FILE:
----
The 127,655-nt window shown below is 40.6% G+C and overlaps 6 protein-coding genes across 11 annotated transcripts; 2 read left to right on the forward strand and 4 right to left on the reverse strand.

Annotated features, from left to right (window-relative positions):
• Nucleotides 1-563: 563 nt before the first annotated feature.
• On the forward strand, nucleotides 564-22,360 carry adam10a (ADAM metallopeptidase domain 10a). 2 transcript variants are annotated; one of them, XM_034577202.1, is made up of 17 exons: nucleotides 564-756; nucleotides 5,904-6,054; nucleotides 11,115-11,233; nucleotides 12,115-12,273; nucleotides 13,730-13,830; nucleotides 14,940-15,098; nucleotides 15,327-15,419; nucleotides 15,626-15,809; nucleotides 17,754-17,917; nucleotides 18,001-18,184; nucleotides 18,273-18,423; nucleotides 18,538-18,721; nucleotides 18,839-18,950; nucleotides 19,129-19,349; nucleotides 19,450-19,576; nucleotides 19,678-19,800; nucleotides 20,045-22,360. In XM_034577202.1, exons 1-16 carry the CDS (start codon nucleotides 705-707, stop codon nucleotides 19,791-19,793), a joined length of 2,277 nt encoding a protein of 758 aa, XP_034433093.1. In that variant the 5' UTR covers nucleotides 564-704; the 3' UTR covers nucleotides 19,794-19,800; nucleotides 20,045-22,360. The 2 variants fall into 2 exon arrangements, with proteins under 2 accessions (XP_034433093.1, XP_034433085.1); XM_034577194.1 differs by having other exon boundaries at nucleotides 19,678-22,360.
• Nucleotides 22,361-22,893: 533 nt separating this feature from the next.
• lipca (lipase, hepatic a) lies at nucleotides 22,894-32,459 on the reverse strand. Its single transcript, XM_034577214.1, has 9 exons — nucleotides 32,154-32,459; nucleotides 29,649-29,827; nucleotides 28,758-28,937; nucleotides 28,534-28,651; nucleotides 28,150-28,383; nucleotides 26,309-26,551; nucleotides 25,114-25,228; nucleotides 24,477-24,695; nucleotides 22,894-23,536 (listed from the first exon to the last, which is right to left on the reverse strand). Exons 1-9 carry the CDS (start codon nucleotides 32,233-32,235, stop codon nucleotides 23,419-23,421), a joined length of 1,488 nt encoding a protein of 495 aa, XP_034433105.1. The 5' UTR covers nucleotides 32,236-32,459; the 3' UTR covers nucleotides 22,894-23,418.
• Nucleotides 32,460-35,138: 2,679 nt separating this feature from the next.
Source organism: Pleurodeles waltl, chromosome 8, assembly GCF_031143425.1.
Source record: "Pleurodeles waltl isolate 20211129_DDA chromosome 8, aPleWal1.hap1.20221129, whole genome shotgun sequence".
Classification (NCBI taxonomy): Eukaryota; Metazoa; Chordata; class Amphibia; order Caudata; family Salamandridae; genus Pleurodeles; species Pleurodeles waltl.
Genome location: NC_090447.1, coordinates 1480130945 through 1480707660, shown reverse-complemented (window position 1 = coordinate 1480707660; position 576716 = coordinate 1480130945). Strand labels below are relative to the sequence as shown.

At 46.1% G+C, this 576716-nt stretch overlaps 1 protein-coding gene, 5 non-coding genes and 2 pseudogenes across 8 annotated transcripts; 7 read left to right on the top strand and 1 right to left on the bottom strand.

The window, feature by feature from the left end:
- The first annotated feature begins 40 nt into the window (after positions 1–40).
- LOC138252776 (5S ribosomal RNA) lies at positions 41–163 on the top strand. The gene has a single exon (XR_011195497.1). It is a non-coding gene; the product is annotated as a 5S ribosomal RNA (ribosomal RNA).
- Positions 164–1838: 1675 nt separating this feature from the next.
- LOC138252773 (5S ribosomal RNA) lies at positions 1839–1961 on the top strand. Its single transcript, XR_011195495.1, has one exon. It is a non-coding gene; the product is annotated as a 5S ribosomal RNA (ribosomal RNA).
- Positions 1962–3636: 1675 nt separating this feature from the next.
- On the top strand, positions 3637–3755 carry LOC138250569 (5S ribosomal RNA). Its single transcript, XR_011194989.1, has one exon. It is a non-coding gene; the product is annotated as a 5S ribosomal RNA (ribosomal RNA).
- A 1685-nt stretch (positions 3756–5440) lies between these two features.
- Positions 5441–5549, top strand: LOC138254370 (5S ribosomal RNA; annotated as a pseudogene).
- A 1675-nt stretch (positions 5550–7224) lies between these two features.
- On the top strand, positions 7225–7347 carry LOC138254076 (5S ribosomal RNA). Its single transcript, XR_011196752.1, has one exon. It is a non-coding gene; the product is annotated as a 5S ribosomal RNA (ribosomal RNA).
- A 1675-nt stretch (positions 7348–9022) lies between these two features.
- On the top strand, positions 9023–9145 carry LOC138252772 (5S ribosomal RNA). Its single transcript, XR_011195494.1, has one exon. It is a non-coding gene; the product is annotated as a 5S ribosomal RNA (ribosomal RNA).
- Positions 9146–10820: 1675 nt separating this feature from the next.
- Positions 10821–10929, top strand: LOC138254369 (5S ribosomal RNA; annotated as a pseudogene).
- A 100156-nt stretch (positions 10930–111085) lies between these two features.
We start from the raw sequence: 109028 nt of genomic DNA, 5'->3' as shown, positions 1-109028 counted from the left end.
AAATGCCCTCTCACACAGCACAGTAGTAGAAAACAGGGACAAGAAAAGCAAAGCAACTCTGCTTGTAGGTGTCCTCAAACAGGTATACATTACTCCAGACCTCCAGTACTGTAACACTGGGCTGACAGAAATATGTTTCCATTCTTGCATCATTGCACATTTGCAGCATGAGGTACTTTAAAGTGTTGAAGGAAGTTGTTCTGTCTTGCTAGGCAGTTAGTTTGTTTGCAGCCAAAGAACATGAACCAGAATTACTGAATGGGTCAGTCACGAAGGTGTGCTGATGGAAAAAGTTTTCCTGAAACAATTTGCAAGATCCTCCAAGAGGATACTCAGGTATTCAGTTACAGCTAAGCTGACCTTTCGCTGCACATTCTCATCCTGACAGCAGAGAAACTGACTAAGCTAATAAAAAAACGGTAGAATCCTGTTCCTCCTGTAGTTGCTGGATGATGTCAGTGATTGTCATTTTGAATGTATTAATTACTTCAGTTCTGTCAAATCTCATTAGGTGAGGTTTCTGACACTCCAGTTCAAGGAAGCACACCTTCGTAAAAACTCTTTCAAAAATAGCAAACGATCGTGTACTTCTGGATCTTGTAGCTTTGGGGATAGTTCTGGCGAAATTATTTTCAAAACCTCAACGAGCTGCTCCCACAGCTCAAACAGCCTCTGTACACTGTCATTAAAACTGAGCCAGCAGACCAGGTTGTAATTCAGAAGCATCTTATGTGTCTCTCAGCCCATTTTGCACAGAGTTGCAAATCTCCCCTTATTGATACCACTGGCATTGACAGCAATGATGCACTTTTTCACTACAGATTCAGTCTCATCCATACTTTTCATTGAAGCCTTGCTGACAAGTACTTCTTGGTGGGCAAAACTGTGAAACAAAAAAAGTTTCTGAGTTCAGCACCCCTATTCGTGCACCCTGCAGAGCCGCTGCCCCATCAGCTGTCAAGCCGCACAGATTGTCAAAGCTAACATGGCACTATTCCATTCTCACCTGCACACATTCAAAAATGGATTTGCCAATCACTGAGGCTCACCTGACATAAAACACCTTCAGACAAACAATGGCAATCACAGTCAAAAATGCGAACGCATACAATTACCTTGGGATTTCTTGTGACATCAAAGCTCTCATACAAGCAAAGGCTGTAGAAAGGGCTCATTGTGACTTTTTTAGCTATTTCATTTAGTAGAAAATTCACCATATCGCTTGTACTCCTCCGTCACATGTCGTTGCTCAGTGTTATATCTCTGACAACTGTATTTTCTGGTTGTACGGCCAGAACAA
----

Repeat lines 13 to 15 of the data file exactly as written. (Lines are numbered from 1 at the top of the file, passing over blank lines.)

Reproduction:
The window, feature by feature from the left end:
- The first annotated feature begins 40 nt into the window (after positions 1–40).
- LOC138252776 (5S ribosomal RNA) lies at positions 41–163 on the top strand. The gene has a single exon (XR_011195497.1). It is a non-coding gene; the product is annotated as a 5S ribosomal RNA (ribosomal RNA).